Anke Finger (Literature, Cultures and Languages Department)


Everyday Modernism: The Senses and Barriers to Public Discourse (multi-media project)
Anke, Finger, Literature, Cultures and Languages Department
Anke Finger, Literature, Cultures and Languages Department

This project adds to a broadened understanding of human communication and public discourse that includes not just linguistic and visual media, but also the body, sensory perception and aisthetics.  Specifically, the project investigates a pivotal turning point in media and cultural history by reinvestigating the traditional avant-gardes (Futurism, Dadaism, Surrealism) on the basis of the ‘ordinary’ or the ‘everyday’. Based on the scholarship of Madalina Diaconu, Yuriko Saito, Caroline Jones, Cecilia Novero, and others, the purpose is to uncover an everyday aisthetic within avant-garde movements and to expose and examine those senses, those modes and media of perception that, in a long aesthetic and philosophical tradition, have been marginalized: the senses of taste, touch and smell.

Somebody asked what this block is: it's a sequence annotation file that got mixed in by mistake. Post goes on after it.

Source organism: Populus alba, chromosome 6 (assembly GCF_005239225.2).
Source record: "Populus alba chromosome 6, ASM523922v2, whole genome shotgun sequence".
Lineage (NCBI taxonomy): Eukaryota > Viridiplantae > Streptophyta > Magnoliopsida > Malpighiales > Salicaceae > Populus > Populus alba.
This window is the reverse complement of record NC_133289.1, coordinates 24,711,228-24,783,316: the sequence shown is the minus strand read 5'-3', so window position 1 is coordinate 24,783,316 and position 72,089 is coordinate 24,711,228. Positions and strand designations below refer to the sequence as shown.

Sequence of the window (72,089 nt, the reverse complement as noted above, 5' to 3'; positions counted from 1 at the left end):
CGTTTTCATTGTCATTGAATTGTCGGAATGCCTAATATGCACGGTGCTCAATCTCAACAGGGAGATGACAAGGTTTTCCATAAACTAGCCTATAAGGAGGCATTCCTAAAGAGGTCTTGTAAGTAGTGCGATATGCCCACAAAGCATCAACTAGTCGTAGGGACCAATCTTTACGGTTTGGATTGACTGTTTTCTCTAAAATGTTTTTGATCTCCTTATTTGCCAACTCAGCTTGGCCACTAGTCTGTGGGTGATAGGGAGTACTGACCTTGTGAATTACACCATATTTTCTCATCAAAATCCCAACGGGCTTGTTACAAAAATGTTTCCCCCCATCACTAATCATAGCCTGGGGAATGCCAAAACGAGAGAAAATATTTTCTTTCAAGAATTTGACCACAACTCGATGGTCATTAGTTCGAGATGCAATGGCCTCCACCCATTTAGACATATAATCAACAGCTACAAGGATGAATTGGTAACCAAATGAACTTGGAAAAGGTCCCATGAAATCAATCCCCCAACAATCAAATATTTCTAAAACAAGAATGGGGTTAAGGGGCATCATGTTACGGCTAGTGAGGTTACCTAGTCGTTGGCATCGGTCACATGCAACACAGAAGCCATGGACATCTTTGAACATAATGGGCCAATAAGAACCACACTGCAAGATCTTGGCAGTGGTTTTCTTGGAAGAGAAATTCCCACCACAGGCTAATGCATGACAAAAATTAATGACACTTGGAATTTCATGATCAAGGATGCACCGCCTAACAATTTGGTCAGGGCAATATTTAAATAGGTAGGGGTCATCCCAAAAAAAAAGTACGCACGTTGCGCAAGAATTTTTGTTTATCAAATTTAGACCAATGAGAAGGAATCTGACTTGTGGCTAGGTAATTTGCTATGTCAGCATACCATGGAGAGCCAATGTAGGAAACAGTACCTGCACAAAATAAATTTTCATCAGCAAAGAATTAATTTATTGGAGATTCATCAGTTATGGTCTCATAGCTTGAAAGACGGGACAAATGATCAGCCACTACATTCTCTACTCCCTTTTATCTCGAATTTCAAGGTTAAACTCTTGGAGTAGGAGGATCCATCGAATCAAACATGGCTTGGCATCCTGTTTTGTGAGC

The emphasis lies in an intersensory and interarts approach to the avant-gardes and their media. Ultimately, the focus on taste, touch and smell will show that the avant-gardes sought to rupture a Western intellectual understanding of perception that was based on the distancing senses of sight and hearing. Their work, in contrast, broke through the barriers of public discourse by perforating the boundaries of sensory perception and the body, pointing to the senses as a communicative system underlying a thin veneer of civil and moral obedience. Today, these historical roots remain significant for our understanding of public discourses marked by the obfuscation of public and private, intellectual and emotional, mind and body, perception and fact – and for our own cognition of how our body and senses interact with the multiplicities that is everyday life. 
The final, and continuously evolving, multi-media product also serves as a log for the book project it accompanies.